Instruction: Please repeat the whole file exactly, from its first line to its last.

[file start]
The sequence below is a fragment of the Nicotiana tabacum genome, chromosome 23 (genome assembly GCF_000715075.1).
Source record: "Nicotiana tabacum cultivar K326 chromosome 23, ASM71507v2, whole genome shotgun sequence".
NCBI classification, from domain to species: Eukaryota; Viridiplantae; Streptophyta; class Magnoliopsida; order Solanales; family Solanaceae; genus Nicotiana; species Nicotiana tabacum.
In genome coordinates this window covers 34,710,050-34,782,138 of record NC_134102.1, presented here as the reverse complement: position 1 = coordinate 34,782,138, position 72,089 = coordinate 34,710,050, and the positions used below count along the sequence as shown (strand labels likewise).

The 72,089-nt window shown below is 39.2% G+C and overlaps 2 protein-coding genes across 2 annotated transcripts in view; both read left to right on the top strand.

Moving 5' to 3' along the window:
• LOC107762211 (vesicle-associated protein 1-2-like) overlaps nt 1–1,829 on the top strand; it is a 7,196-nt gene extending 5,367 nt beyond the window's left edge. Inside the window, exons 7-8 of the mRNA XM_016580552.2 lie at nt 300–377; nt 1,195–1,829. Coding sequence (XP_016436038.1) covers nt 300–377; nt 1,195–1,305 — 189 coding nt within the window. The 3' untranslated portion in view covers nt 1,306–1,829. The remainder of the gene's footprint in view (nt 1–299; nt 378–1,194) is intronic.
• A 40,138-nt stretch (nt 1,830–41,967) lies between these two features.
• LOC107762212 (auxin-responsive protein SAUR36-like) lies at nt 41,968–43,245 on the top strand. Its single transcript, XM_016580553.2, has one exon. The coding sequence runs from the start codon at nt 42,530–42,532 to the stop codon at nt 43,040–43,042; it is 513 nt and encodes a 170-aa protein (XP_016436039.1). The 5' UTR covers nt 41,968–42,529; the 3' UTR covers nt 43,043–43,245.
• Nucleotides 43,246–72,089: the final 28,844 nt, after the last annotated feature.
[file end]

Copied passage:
The sequence below is a fragment of the Nicotiana tabacum genome, chromosome 23 (genome assembly GCF_000715075.1).
Source record: "Nicotiana tabacum cultivar K326 chromosome 23, ASM71507v2, whole genome shotgun sequence".
NCBI classification, from domain to species: Eukaryota; Viridiplantae; Streptophyta; class Magnoliopsida; order Solanales; family Solanaceae; genus Nicotiana; species Nicotiana tabacum.
In genome coordinates this window covers 34,710,050-34,782,138 of record NC_134102.1, presented here as the reverse complement: position 1 = coordinate 34,782,138, position 72,089 = coordinate 34,710,050, and the positions used below count along the sequence as shown (strand labels likewise).

The 72,089-nt window shown below is 39.2% G+C and overlaps 2 protein-coding genes across 2 annotated transcripts in view; both read left to right on the top strand.

Moving 5' to 3' along the window:
• LOC107762211 (vesicle-associated protein 1-2-like) overlaps nt 1–1,829 on the top strand; it is a 7,196-nt gene extending 5,367 nt beyond the window's left edge. Inside the window, exons 7-8 of the mRNA XM_016580552.2 lie at nt 300–377; nt 1,195–1,829. Coding sequence (XP_016436038.1) covers nt 300–377; nt 1,195–1,305 — 189 coding nt within the window. The 3' untranslated portion in view covers nt 1,306–1,829. The remainder of the gene's footprint in view (nt 1–299; nt 378–1,194) is intronic.
• A 40,138-nt stretch (nt 1,830–41,967) lies between these two features.
• LOC107762212 (auxin-responsive protein SAUR36-like) lies at nt 41,968–43,245 on the top strand. Its single transcript, XM_016580553.2, has one exon. The coding sequence runs from the start codon at nt 42,530–42,532 to the stop codon at nt 43,040–43,042; it is 513 nt and encodes a 170-aa protein (XP_016436039.1). The 5' UTR covers nt 41,968–42,529; the 3' UTR covers nt 43,043–43,245.
• Nucleotides 43,246–72,089: the final 28,844 nt, after the last annotated feature.